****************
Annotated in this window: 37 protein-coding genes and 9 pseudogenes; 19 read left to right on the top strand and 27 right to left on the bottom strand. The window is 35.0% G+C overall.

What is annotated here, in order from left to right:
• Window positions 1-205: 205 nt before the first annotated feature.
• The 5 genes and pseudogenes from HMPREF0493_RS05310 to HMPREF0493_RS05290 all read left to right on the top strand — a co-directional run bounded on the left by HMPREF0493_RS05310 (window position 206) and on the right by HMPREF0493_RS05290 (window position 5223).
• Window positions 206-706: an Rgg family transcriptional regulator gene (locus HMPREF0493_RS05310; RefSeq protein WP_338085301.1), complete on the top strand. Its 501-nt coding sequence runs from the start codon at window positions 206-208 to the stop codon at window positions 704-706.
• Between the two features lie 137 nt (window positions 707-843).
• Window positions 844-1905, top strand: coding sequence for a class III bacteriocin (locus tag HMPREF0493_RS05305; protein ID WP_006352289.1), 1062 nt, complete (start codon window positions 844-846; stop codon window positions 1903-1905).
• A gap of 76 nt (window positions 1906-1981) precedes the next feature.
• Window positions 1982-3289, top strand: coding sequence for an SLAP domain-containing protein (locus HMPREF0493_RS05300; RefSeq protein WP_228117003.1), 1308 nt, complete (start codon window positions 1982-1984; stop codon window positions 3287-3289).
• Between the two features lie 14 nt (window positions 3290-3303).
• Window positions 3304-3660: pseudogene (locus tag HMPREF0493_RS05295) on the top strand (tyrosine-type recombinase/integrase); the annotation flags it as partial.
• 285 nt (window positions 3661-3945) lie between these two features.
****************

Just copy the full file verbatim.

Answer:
Annotated in this window: 37 protein-coding genes and 9 pseudogenes; 19 read left to right on the top strand and 27 right to left on the bottom strand. The window is 35.0% G+C overall.

What is annotated here, in order from left to right:
• Window positions 1-205: 205 nt before the first annotated feature.
• The 5 genes and pseudogenes from HMPREF0493_RS05310 to HMPREF0493_RS05290 all read left to right on the top strand — a co-directional run bounded on the left by HMPREF0493_RS05310 (window position 206) and on the right by HMPREF0493_RS05290 (window position 5223).
• Window positions 206-706: an Rgg family transcriptional regulator gene (locus HMPREF0493_RS05310; RefSeq protein WP_338085301.1), complete on the top strand. Its 501-nt coding sequence runs from the start codon at window positions 206-208 to the stop codon at window positions 704-706.
• Between the two features lie 137 nt (window positions 707-843).
• Window positions 844-1905, top strand: coding sequence for a class III bacteriocin (locus tag HMPREF0493_RS05305; protein ID WP_006352289.1), 1062 nt, complete (start codon window positions 844-846; stop codon window positions 1903-1905).
• A gap of 76 nt (window positions 1906-1981) precedes the next feature.
• Window positions 1982-3289, top strand: coding sequence for an SLAP domain-containing protein (locus HMPREF0493_RS05300; RefSeq protein WP_228117003.1), 1308 nt, complete (start codon window positions 1982-1984; stop codon window positions 3287-3289).
• Between the two features lie 14 nt (window positions 3290-3303).
• Window positions 3304-3660: pseudogene (locus tag HMPREF0493_RS05295) on the top strand (tyrosine-type recombinase/integrase); the annotation flags it as partial.
• 285 nt (window positions 3661-3945) lie between these two features.